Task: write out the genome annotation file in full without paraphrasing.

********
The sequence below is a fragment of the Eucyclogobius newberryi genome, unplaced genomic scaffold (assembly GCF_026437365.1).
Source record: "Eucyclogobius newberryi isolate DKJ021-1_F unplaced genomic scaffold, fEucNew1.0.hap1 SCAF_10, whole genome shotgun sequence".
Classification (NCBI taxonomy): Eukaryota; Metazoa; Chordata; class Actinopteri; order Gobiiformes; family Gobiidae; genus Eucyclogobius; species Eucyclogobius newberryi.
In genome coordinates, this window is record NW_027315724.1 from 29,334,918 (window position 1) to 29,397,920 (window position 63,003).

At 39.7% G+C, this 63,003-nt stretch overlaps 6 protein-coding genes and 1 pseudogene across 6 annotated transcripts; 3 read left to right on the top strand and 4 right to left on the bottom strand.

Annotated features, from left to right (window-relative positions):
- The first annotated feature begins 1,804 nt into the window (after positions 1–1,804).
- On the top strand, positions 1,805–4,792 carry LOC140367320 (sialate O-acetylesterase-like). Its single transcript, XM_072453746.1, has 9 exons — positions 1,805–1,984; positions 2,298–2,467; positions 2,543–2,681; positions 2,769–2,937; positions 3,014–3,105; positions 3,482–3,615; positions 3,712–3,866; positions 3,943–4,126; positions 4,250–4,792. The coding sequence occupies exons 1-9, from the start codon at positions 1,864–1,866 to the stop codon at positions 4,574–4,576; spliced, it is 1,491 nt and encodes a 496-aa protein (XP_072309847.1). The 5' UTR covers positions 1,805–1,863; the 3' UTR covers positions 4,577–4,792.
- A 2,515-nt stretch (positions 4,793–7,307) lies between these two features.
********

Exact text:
The sequence below is a fragment of the Eucyclogobius newberryi genome, unplaced genomic scaffold (assembly GCF_026437365.1).
Source record: "Eucyclogobius newberryi isolate DKJ021-1_F unplaced genomic scaffold, fEucNew1.0.hap1 SCAF_10, whole genome shotgun sequence".
Classification (NCBI taxonomy): Eukaryota; Metazoa; Chordata; class Actinopteri; order Gobiiformes; family Gobiidae; genus Eucyclogobius; species Eucyclogobius newberryi.
In genome coordinates, this window is record NW_027315724.1 from 29,334,918 (window position 1) to 29,397,920 (window position 63,003).

At 39.7% G+C, this 63,003-nt stretch overlaps 6 protein-coding genes and 1 pseudogene across 6 annotated transcripts; 3 read left to right on the top strand and 4 right to left on the bottom strand.

Annotated features, from left to right (window-relative positions):
- The first annotated feature begins 1,804 nt into the window (after positions 1–1,804).
- On the top strand, positions 1,805–4,792 carry LOC140367320 (sialate O-acetylesterase-like). Its single transcript, XM_072453746.1, has 9 exons — positions 1,805–1,984; positions 2,298–2,467; positions 2,543–2,681; positions 2,769–2,937; positions 3,014–3,105; positions 3,482–3,615; positions 3,712–3,866; positions 3,943–4,126; positions 4,250–4,792. The coding sequence occupies exons 1-9, from the start codon at positions 1,864–1,866 to the stop codon at positions 4,574–4,576; spliced, it is 1,491 nt and encodes a 496-aa protein (XP_072309847.1). The 5' UTR covers positions 1,805–1,863; the 3' UTR covers positions 4,577–4,792.
- A 2,515-nt stretch (positions 4,793–7,307) lies between these two features.